State Route 99 will be closed for three weeks of construction starting Friday, Jan. 11. The closure begins near the West Seattle Bridge and stretches all the way to the southern end of the Battery Street tunnel.
According to the Washington State Department of Transportation (WSDOT), this is the largest highway closure that the Puget Sound region has ever seen. As a result, Seattle residents must plan around high levels of traffic spilling across the greater metropolitan area until construction finishes in early February.
WSDOT is closing the highway to realign it into a new tunnel parallel to the Alaskan Way Viaduct, with eight new ramps connecting the tunnel to city streets. However, when State Route 99 reopens in February, the viaduct will stay closed until the city begins demolition later in the month.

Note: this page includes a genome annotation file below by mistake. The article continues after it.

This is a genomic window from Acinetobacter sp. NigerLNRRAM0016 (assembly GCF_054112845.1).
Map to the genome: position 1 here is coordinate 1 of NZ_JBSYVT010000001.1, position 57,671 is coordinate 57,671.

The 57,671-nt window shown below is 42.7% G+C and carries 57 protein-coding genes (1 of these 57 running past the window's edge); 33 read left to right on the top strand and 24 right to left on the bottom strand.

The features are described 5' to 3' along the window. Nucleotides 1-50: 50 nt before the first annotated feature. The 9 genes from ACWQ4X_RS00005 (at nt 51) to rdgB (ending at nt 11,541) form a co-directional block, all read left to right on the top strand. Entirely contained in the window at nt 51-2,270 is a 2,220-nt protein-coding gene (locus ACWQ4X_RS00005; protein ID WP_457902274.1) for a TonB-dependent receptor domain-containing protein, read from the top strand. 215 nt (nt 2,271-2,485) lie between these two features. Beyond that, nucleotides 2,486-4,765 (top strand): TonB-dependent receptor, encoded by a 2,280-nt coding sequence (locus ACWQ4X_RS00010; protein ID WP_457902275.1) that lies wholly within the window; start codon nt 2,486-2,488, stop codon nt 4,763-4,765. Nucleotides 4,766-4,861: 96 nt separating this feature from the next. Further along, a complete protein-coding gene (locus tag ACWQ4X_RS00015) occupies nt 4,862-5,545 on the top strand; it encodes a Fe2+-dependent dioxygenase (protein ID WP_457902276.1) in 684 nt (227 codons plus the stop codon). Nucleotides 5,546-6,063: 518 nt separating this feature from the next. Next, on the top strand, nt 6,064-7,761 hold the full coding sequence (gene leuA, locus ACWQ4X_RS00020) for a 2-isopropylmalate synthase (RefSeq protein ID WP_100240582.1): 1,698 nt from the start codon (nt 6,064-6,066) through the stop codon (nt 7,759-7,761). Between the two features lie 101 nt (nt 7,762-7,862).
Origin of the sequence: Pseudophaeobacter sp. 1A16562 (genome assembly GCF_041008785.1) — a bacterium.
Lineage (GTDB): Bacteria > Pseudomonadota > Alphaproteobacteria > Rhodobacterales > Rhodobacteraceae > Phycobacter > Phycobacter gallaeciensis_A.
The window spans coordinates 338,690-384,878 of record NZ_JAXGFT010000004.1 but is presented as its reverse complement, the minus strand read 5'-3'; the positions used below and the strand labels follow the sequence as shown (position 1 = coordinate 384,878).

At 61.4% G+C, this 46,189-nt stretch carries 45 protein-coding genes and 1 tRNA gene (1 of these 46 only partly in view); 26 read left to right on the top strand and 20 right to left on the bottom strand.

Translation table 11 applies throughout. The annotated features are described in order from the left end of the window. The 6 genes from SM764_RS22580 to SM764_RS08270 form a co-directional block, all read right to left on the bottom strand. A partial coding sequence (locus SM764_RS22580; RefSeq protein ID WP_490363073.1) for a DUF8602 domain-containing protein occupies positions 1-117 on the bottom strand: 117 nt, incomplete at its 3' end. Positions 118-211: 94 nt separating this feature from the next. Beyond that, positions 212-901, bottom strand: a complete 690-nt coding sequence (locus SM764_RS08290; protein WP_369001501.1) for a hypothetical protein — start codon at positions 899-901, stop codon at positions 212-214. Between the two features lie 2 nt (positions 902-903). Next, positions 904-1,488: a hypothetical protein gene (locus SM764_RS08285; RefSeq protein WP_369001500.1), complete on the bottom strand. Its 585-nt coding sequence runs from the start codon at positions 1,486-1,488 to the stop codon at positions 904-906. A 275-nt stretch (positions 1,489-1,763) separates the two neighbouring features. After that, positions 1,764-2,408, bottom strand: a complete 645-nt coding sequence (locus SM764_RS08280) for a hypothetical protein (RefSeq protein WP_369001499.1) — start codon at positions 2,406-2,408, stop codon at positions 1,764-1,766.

As a result of the closure, commute times are likely to increase along major routes including Interstate 90 and State Route 520 between Bellevue and Seattle, according to WSDOT studies from the 2016 closure of the viaduct. The same statistics suggest commuters could spend an extra 30 minutes in their cars on Interstate 5 between Federal Way and Seattle, and between Everett and Seattle.
“There are 90,000 vehicles that travel the viaduct every day,” said Laura Newborn, media relations for the Alaskan Way Viaduct Replacement Program. Newborn recommends that Seattle residents work from home if they can, take different modes of transportation around Seattle, or failing that, carpool.
The Alaskan Way Viaduct was built more than half a century ago. While it survived the 2001 Nisqually earthquake, the tunnel is still vulnerable to another seismic event. The new tunnel will replace the viaduct along with an Alaskan Way surface street on the same stretch as the viaduct.
Seattle commuters have four days left to use SR 99 before it closes.